Telangana Chief Minister K Chandrasekhar Rao’s decision to increase the number of the state’s districts from the current 10 to 27 places the state's Adivasi areas in Telangana under further stress. The move could undermine Adivasi autonomy and allow a host of non-Adivasis to acquire land that has special protection under the Constitution.

According to the draft notification for new districts issued on August 22, as many as 247 Adivasi villages notified under the Fifth Schedule in Adilabad, Warangal, Khammam and Mahabubnagar districts with a total tribal population of 1.2 lakh people, will be clubbed along with non-Adivasi areas to make administration more efficient.

The Fifth Schedule of the Constitution puts special safeguards around the transfer of indigenous lands. Both this constitutional guarantee, and the Panchayats Extension to Scheduled Areas Act, give substantive powers to Adivasis with regard to the management of natural resources and self-governance and empowers them to set up autonomous councils.

These districts, rich in natural wealth, are home to Adivasis belonging to the Gond, Kondadora and Koya groups.

To club their villages along with non-Adivasi areas "is a negation of the spirit of the Fifth Schedule of the Constitution as it will jeopardise the interests and rights of Adivasis”, said VS Krishna, secretary of the Human Rights Foundation.

Among the villages that will be affected are Bayyaram and Garla, both in the Fifth Schedule area of Khammam district. They will be merged with Gudur and Kothaguda mandals of Warangal into a new district called Mahbubabad. The population of the proposed new district will become predominantly non-Adivasi, with the majority comprising Reddys and Velamas.

Similarly, the Fifth Schedule mandals (or blocks) of Eturnagaram, Mangapet, Tadwai, Govindaraopet and Mulug in Warangal district will become part of a new district called K Jayashankar – after the mentor of KCR’s Telangana Rashtra Samithi party.

Activists point to the irony in the fact that the professor was a strong champion of Adivasi rights. “I am confident that if Professor Jayashankar were to be alive today, he would have opposed it tooth and nail,” said Dr Ramakrishna Reddy, a social activist based in Warangal.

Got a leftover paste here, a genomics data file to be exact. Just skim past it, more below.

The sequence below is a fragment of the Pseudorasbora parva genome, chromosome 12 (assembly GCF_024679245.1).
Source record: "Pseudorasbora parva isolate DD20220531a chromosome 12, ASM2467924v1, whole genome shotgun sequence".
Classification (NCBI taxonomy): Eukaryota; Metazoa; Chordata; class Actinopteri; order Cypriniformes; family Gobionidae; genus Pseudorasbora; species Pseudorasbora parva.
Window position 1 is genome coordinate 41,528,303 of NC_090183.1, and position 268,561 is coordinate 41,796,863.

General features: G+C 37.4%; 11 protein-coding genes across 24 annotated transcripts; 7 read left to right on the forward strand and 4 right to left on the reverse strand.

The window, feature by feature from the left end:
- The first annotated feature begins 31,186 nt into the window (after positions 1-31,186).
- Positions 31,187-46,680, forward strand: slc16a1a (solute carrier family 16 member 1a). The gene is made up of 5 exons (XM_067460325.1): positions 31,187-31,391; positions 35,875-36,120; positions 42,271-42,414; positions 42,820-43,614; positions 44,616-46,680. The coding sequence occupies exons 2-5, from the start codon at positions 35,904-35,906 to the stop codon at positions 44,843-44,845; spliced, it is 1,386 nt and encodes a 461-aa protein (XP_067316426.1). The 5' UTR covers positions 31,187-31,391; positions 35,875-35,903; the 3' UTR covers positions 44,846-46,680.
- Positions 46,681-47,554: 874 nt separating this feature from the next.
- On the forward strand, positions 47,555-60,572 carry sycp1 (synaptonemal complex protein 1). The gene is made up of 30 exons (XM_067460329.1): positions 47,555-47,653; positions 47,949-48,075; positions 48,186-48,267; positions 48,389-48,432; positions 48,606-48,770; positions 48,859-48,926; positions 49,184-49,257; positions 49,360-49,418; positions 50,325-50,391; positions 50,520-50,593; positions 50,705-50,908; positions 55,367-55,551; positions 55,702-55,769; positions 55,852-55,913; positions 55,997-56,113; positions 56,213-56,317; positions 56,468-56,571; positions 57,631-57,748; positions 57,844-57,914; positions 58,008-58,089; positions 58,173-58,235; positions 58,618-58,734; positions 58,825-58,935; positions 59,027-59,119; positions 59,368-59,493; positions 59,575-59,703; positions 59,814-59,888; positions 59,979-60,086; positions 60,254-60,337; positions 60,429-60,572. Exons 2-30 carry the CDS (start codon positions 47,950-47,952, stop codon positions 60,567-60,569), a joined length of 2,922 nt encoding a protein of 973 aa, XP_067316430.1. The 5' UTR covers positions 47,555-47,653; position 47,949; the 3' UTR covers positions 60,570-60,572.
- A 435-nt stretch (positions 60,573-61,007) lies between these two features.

Similarly in the unwieldy and thinly populated Adilabad district, Adivasi areas will be merged with the plains and carved up into two districts – Adilabad and Komaram Bheem district.

Komaram Bheem is a tribal hero who coined the slogan jal, jangal, zameen to mark the right of tribals over water, the jungle and forest land. Jodeghat, a hill-top village in Kerameri mandal of Adilabad, where Bheem fought his last battle against the Nizam’s forces, has now been clubbed with a district that includes a coal miners’ town, Mancherial.

“It is adding insult to injury to the memory of the tribal folk hero,” said Jeevan Kumar, a human rights activist and professor at Osmania University.

Negation of self-rule

Tribal organisations have also raised their voices over the proposed changes.

Said Bukke Nagendra Naik, leader of Telangana Adivasi Sanghatana, an organisation fighting for Adivasi rights: “Mergers of tribal sub-plan areas with plain areas is against the spirit of not only the Fifth Schedule but also that of PESA [the Panchayats Extension to Scheduled Areas Act] of 1996.”

Gummadi Narasaiah, a five-time tribal legislator from Khammam, suggested that Advasi areas should remain part of Adivasi districts, regardless of the size of the district. “The move to carve out new districts is, in a basic sense, the negation of the Adivasis’ right to self-rule,” he said.

Telangana Telugu Desam Party leader A Revanth Reddy said that mergers will erode the rights of Adivasis over land. “The new districts clubbing tribal regions [with non-tribal area] will help the ruling TRS to overcome the Constitutional limitations of Act 1/70 in alienation of tribal lands,” said Reddy. According to Act 1/70, non-Adivasis cannot legally purchase land in these areas.

“Once the new districts are created, the tribal regions become part of the overall land development strategy and eventually tribals will lose their special right of ownership of tribal lands," Reddy said.

‘Larger gameplan’

KCR plans to allocate Rs 100 crore for infrastructure in each proposed new district and has sought the Centre’s assistance to post additional Indian Administrative Services and Indian Police Services officers in Telangana.

The number of Assembly seats are also likely to go up. In his Independence Day speech last month, KCR said that the Centre had agreed to his demand to increase the number of Assembly segments from 119 to 153.

Political observers say that the creation of new districts seemed to be part of KCR’s larger plan to fix his political opponents. In a previous report, Opposition members in Telangana alleged that the districts were being carved out on the whims of KCR and not on the basis of a scientific survey. They also alleged that KCR was tampering with the boundaries of their constituencies so that he could benefit politically. For instance, the rival Telugu Desam Party won a large numbers of Adivasi votes in Telangana during the last state election and any attempt to redraw these Assembly constituencies could impact its prospects the next time around.

“KCR knows the region, men and also value of land assets very well and hence it is a mistake in being fooled by his altruistic declarations,” said Uttam Kumar Reddy, president of the Telangana Pradesh Congress Committee.

So far, Telangana has received over one lakh objections to the plan to form new districts. However, the government is all set to push ahead as KCR is keen to announce the formation of new districts by Diwali, which falls on October 30. The process will have to be ratified in the state Assembly.